8. Forgive me if I am missing something, it is late in the day for me, and most brain cells have been used to capacity. I do not see how/where batting average is accounted for twice in OPS, in that, as you say, batting average is "included as a component" in both figures. Neither includes batting average, per se, in determining the value. Batting average could be said to possibly have a correlation to OBP and SP, in the sense that, the higher the batting average, the higher the "starting point" for each may be. But, for example, OBP is not batting average plus something else, it is number of times reaching safely over the total number of at bats. Batting average uses neither of these. As to your point about OBP, I doubt that any team's data analysis group these days uses that and that alone as "the ultimate offensive statistic", and instead each have slightly differing views as to what stats are viewed as most important. It wouldn't surprise me, either, if one of those 30 teams is using something akin to your proposed "ultimate offensive statistic" either instead of, or in addition to OPS in valuing offensive output of players.
  9. The North End of Alexandria has Rustico, and, slightly further away, Bastille. Myself, and a couple of people I know, refer to Rustico as the "cell phone waiting lot" for DCA. (my son flies into DCA on a semi-regular basis in the evening hours) It is a stone's throw away from the GW Parkway on Slaters Lane, and, at that time of day, you are less than 10 minutes away from the airport exit off of the GWP.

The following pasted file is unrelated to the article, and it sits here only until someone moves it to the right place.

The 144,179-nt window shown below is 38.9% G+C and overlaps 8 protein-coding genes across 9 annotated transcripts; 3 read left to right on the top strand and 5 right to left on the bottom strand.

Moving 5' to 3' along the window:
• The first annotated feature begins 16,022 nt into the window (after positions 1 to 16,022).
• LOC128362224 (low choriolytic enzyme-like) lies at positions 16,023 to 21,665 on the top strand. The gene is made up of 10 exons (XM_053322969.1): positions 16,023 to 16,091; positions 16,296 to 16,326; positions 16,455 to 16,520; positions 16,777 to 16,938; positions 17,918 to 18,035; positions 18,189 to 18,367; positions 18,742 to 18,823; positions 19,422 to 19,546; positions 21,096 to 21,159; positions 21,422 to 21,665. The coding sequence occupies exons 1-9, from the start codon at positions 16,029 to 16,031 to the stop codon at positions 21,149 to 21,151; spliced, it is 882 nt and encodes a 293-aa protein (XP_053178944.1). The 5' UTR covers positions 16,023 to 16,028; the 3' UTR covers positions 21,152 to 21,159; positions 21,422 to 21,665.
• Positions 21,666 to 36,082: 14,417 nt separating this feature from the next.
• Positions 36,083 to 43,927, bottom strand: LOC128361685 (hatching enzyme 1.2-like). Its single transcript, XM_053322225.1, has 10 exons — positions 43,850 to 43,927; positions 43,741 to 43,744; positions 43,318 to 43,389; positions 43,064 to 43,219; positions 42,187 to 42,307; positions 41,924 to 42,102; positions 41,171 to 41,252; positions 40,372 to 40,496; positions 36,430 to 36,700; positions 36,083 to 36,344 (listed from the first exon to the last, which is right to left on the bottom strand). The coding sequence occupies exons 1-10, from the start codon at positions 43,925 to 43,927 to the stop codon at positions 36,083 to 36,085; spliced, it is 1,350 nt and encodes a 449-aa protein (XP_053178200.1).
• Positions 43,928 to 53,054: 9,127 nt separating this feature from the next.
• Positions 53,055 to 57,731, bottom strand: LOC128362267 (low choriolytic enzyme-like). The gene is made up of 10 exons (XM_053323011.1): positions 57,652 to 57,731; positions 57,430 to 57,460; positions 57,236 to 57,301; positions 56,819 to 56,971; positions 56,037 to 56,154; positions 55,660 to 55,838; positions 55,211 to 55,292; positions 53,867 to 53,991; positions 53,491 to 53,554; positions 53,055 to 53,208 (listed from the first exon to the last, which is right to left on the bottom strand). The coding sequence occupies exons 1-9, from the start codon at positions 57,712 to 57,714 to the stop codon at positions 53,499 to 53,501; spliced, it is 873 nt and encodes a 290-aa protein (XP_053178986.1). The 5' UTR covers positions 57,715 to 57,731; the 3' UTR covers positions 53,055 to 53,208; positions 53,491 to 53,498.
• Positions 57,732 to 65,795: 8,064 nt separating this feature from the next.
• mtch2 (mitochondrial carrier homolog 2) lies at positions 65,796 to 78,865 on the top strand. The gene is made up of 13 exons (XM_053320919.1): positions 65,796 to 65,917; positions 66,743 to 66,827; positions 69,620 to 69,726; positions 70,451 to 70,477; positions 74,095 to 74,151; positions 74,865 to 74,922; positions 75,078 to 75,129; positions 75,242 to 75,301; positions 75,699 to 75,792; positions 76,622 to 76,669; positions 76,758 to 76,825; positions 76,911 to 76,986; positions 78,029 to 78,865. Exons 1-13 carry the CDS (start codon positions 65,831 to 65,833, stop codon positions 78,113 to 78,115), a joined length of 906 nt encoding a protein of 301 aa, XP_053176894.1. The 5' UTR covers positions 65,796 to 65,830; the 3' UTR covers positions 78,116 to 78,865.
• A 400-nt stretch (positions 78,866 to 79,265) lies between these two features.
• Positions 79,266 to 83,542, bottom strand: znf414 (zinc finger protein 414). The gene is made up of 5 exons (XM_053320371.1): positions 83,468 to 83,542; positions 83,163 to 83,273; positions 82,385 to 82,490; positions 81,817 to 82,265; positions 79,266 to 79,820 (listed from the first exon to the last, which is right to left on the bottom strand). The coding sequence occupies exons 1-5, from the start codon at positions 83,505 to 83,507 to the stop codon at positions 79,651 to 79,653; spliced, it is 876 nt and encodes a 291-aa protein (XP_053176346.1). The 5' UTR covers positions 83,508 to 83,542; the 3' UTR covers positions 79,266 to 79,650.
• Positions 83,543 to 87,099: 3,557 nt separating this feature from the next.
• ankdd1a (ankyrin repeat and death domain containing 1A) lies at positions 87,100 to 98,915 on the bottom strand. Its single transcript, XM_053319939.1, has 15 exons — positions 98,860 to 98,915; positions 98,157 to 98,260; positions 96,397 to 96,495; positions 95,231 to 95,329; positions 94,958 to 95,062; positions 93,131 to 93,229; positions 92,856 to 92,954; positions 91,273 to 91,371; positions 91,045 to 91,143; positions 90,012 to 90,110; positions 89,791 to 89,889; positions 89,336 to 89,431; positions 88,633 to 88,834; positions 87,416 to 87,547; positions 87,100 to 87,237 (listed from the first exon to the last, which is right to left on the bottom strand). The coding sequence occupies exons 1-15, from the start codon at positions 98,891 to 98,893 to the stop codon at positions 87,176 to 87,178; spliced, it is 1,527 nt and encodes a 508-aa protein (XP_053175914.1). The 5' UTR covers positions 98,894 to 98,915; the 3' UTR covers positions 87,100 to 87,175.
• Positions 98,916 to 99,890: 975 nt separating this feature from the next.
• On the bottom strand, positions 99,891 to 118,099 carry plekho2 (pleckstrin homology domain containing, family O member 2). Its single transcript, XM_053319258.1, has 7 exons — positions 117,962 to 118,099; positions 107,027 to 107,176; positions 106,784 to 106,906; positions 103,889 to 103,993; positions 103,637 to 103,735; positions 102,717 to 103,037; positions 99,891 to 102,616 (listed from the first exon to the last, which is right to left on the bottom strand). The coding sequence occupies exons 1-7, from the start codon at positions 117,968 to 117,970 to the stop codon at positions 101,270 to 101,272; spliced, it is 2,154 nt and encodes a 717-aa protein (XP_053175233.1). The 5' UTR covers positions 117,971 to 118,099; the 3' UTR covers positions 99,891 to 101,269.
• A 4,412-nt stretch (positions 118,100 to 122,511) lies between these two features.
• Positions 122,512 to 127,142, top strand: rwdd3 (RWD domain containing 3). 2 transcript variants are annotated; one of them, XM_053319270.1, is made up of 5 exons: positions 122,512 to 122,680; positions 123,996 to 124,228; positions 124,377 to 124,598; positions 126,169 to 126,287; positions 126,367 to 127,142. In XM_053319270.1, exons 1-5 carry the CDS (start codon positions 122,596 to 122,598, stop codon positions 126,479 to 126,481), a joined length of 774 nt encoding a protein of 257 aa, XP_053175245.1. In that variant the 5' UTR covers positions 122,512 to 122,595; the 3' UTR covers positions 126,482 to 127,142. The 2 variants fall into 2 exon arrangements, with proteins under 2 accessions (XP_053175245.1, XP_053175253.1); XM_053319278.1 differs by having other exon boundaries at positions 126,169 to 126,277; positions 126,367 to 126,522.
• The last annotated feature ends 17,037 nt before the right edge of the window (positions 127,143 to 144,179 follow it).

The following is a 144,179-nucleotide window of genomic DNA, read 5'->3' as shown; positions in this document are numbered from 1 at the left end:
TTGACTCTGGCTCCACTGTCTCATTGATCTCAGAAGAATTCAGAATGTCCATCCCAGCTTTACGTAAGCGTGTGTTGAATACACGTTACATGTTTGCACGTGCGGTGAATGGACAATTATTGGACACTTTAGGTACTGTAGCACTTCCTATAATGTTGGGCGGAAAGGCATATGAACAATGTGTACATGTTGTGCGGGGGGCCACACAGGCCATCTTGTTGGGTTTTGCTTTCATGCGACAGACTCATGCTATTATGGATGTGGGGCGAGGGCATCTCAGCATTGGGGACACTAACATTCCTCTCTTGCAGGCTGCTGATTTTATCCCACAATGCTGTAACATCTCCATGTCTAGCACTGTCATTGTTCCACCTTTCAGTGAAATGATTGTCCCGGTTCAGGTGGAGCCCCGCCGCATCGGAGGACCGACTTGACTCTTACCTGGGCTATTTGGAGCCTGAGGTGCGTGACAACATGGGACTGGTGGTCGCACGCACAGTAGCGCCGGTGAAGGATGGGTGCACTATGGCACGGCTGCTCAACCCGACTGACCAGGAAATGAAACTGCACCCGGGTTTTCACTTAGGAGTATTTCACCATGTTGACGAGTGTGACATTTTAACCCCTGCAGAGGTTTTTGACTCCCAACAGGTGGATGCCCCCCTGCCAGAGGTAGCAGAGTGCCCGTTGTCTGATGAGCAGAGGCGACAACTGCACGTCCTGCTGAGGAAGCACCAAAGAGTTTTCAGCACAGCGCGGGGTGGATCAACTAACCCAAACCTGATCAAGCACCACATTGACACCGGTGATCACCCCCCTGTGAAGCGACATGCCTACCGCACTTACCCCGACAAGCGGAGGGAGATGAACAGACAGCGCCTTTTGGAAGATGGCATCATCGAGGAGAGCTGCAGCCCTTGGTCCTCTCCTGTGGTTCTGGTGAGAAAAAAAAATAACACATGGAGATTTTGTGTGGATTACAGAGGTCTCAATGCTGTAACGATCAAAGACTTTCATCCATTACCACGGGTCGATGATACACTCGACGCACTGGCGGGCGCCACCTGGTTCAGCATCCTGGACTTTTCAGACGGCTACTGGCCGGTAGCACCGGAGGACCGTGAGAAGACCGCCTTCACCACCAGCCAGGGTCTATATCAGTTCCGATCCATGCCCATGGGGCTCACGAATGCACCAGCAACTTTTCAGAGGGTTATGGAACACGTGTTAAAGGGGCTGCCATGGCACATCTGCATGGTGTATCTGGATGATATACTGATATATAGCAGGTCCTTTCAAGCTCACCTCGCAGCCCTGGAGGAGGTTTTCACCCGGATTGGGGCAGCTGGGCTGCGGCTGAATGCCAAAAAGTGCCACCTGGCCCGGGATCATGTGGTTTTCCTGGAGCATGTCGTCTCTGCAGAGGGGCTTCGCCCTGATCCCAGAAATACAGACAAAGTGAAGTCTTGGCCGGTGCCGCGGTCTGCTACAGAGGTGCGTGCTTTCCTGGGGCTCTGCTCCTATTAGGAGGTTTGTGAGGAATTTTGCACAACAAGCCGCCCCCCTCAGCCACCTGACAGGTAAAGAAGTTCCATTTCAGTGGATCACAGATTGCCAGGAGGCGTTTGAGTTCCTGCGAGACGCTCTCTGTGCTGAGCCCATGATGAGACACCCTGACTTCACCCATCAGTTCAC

10. Last-minute Hail Mary here, but does anyone have any recs for West Palm Beach, near Ball Park of the Palm Beaches? Casual preferred.
  11. Not sure they are at Nats Park any longer, or maybe they moved from their original location, or I am going senile. I think they were a one-and-done (season) at the park. I once got something like a banh mi dog, and although the bun and toppings were excellent, the dog itself was rubbery. Possibly due to constraints of cooking at a concession stand.
  12. I remember seeing something about this in a Reston afternoon update email: "Wooboi Chicken To Bring 'Nashville Hot Chicken' to Herndon" by Catherine Douglas Moran on restonnow.com I think this may be the same industrial park (or very close by) where Enyate Ethiopian Restaurant, and Aslin Beer, are located.
  13. A couple of "beer" places in Brussels that I did not see mentioned above: Le Poechenellekelder (The Puppet Cellar) - a quick whiz away from Mannequin Pis - really chill beer bar, pretty decent selection of various Belgian styles. They have a food menu, but we only drank here one midafternoon. Nuetnigenough (Never, ever, enough?) - a favorite of none other than Greg Engert, local beer guy extraordinaire. Hearty Belgian fare, great beer selection! Mix of locals and tourists. A little small and cramped, and they do not take reservations. We waited 30 minutes for a table (party of 5), but had a beer at the back bar while waiting (with the guy who pours at Cantillon Brewery and his pals), and then a great time once seated.
  14. If the Sterling location can do a beer list like the Arlington one usually has, I can see myself going there nearly every weekend for "dinner".
  15. https://www.restonnow.com/2019/01/18/plans-for-jinya-looking-more-uncertain-for-reston-town-center/?mc_cid=21bb8399b9&mc_eid=e45eb70003